Tracts: If You Can’t Or Won’t Hand Them Out, You Can Still Use Them
Most people have little idea of how effective literature can be in a personal witness. While literature ministry is seldom complete by itself, it is a good door-opener for the gospel message. Nevertheless, some may have decided that this method of evangelism does not suit them. They have seen scraggly-looking street people poking unwelcome literature at unwilling pedestrians. They fail to realize that tracts can be distributed on the street with the dignity that befits the high calling of evangelism. Nevertheless, that is not the only way to have a literature ministry. With some prayerful creativity, there are other ways.
One university professor who could not hand out literature or advocate his faith in the classroom without jeopardizing his position devised a way to use our literature. He left one of our provocatively titled tracts on his classroom desk. When students expressed curiosity, he answered, That’s mine. You can read it if you want to, but put it back when you are done.” Though he had obtained a hundred of those tracts, he never replaced the “desk copy” until it grew ragged. What he liked best about this quiet way of witnessing was the questions many would ask after reading the tract. Those inquiries opened the way for some very productive conversations that brought people to a consideration of the Redeemer.
A housewife used another method. She began to enclose a cheery tract with each check as she paid her bills. She even arranged to have her checks imprinted with a Scripture message. For many years she continued to send those tracts to everyone who received a check from her household. Finally after getting no feedback, she began to wonder if she were being an effective witness with this practice. Knowing how to deal with that kind of uncertainty in a spiritual way, she asked the Lord for reassurance. The very next day, she received a phone call from a woman who sorted mail in a huge credit card company. The woman told our friend that she had come back to the Christian faith, and that God had used a word from one of the tracts our friend had sent in the mail. Within a month, that housewife received two more confirmations of the validity of her evangelistic endeavors.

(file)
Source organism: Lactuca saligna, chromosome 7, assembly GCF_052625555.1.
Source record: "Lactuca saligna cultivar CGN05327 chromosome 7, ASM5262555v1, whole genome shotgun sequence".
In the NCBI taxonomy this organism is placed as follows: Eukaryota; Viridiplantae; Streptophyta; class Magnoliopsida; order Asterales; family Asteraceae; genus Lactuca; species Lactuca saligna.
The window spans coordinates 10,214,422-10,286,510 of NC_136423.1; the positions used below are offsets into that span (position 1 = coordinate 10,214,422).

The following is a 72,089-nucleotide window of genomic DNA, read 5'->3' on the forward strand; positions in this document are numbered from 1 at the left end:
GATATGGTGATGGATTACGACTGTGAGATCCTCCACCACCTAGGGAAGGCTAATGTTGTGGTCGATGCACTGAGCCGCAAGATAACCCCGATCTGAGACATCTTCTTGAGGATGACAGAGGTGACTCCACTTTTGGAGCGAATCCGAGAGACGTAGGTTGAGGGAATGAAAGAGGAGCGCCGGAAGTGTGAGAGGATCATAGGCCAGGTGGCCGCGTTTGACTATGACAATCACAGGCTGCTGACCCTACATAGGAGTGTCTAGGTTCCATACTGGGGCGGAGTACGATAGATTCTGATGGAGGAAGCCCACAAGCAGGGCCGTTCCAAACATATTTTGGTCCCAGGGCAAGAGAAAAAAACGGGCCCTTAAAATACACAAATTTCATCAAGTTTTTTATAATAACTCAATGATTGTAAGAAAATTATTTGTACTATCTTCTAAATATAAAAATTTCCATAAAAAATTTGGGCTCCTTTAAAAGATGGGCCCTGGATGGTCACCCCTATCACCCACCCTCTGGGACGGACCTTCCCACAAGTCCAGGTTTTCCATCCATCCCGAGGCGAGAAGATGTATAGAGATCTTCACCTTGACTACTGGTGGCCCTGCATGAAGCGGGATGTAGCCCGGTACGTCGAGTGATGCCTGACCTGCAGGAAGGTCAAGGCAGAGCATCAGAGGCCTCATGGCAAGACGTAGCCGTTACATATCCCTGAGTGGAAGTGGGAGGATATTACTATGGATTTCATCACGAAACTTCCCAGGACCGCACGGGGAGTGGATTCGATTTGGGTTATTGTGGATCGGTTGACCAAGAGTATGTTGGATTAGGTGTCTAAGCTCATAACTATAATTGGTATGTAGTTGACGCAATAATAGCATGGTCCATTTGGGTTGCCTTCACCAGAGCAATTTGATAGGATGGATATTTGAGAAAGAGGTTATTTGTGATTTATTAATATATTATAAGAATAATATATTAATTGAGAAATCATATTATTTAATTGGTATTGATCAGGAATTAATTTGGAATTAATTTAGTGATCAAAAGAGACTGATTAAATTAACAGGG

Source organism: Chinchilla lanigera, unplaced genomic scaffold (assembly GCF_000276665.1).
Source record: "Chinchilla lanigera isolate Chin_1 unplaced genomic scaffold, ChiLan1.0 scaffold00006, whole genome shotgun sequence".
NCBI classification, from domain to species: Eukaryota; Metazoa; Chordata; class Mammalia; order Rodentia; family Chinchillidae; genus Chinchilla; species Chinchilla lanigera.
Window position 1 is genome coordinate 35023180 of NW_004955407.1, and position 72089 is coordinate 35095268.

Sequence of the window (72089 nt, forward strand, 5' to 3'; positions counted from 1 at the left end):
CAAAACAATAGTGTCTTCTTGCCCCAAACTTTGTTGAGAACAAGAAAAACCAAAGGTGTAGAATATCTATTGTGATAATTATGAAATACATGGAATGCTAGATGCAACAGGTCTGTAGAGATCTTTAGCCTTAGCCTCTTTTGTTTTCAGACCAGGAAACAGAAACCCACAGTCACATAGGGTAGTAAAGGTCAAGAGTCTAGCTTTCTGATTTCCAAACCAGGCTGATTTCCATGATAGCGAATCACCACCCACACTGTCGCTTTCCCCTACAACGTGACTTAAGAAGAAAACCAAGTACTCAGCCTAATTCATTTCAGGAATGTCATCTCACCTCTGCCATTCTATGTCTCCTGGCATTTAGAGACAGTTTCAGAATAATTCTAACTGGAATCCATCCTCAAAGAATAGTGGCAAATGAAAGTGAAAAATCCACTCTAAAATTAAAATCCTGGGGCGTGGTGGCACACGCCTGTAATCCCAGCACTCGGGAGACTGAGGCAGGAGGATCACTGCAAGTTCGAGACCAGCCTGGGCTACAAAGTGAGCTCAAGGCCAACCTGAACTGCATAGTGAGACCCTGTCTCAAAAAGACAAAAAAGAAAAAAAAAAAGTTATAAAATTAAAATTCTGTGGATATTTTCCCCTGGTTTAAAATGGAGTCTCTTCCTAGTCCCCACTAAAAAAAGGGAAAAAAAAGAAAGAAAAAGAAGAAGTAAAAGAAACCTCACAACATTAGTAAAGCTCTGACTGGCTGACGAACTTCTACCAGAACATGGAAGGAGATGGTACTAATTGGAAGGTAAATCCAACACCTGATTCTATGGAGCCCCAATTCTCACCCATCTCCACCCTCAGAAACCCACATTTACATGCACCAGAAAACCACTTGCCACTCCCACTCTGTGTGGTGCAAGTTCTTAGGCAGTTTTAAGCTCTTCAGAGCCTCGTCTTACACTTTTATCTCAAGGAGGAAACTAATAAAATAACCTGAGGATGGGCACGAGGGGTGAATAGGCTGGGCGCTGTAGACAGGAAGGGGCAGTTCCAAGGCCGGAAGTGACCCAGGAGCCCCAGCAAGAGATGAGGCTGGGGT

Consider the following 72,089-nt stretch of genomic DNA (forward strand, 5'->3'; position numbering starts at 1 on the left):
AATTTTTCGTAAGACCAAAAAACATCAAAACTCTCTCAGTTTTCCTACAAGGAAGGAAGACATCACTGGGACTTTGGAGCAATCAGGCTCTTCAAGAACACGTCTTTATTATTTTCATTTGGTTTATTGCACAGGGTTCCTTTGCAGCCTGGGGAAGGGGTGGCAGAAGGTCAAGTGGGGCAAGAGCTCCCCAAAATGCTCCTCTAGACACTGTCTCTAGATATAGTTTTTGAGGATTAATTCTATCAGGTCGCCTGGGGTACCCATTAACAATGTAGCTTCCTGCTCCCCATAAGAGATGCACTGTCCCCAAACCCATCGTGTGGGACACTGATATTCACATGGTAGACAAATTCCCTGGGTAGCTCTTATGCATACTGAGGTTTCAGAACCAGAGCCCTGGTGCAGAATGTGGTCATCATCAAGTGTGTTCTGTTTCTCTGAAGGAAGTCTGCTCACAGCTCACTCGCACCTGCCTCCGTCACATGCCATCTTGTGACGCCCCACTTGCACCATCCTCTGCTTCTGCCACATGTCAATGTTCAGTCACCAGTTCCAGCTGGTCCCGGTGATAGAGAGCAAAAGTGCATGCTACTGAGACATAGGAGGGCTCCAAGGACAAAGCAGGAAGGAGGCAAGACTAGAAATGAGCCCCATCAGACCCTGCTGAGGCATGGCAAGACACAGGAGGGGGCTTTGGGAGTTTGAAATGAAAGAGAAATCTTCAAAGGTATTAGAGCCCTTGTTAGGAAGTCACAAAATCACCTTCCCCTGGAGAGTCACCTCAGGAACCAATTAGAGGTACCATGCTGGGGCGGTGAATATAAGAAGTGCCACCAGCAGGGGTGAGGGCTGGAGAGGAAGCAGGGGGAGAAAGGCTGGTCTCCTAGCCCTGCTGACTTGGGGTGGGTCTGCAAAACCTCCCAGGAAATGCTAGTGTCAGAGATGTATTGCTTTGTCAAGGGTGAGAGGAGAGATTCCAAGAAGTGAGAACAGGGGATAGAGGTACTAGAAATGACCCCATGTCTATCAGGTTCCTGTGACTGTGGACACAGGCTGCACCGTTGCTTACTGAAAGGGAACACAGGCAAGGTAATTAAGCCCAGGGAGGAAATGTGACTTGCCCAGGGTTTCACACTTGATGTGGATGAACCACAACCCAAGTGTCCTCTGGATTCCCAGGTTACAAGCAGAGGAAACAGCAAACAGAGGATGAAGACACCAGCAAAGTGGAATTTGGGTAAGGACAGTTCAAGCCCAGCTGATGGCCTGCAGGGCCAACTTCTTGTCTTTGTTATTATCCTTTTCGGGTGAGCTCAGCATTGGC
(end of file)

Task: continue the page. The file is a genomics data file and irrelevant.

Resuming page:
Another couple always enclosed tracts with the numerous Christmas cards they sent each year. Because the husband had been a career military man with many posts around the world, they had friends everywhere. Two years ago, the couple acquired a personal computer and made up a Jews for Jesus type broadside with a very personal approach. They combined clip art with text to describe what they felt was most important to them. Actually, it was more a story of their faith than a list of reasons to consider Christ. These people were stunned by the numerous commendations they received from the recipients, and by three special responses from two beloved friends and one close relative who expressed a desire for help in finding Christ.
Most people are not so profoundly impressed the first time they hear the gospel that they feel faith rising within them and connect that faith to Calvary. Before being nudged along the path toward God, they usually have taken several gospel impressions. Sometimes they are touched by a few words from a book telling about someone’s faith in the Savior. Sometimes the Holy Spirit uses a few bars of a hymn on a television or radio program; at other times a street preacher’s courage, or perhaps a small piece of literature sent through the mail impresses them.
God uses many ways to win people to himself. One effective way is through tracts. If you care to make the effort, you too can become part of the process that God will use to bring others into his Kingdom.
To help you decide whether or not you should be involved with tracts as a ministry we are enclosing a pamphlet with this Newsletter called How To Use Broadsides. We hope you will prayerfully consider the possibilities!